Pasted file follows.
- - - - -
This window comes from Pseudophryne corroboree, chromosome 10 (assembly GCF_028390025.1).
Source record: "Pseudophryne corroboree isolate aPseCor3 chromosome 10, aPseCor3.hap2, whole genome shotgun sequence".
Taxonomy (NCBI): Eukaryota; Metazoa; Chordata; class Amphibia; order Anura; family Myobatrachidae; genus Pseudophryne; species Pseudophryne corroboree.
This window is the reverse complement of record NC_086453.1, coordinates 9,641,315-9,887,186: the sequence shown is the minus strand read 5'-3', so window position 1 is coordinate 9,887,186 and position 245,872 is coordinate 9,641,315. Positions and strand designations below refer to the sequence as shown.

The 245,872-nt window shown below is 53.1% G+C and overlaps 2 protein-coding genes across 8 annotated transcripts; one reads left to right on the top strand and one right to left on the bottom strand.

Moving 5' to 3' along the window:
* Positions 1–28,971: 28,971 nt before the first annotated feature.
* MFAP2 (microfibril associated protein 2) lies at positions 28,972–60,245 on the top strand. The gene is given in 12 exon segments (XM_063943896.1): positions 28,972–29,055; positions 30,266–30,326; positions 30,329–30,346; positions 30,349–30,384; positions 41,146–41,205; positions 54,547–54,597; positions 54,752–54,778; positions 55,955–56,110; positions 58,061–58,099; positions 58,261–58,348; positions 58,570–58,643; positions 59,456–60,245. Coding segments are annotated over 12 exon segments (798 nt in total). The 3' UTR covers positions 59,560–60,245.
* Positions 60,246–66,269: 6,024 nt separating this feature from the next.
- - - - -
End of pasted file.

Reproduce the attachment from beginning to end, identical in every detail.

This window comes from Pseudophryne corroboree, chromosome 10 (assembly GCF_028390025.1).
Source record: "Pseudophryne corroboree isolate aPseCor3 chromosome 10, aPseCor3.hap2, whole genome shotgun sequence".
Taxonomy (NCBI): Eukaryota; Metazoa; Chordata; class Amphibia; order Anura; family Myobatrachidae; genus Pseudophryne; species Pseudophryne corroboree.
This window is the reverse complement of record NC_086453.1, coordinates 9,641,315-9,887,186: the sequence shown is the minus strand read 5'-3', so window position 1 is coordinate 9,887,186 and position 245,872 is coordinate 9,641,315. Positions and strand designations below refer to the sequence as shown.

The 245,872-nt window shown below is 53.1% G+C and overlaps 2 protein-coding genes across 8 annotated transcripts; one reads left to right on the top strand and one right to left on the bottom strand.

Moving 5' to 3' along the window:
* Positions 1–28,971: 28,971 nt before the first annotated feature.
* MFAP2 (microfibril associated protein 2) lies at positions 28,972–60,245 on the top strand. The gene is given in 12 exon segments (XM_063943896.1): positions 28,972–29,055; positions 30,266–30,326; positions 30,329–30,346; positions 30,349–30,384; positions 41,146–41,205; positions 54,547–54,597; positions 54,752–54,778; positions 55,955–56,110; positions 58,061–58,099; positions 58,261–58,348; positions 58,570–58,643; positions 59,456–60,245. Coding segments are annotated over 12 exon segments (798 nt in total). The 3' UTR covers positions 59,560–60,245.
* Positions 60,246–66,269: 6,024 nt separating this feature from the next.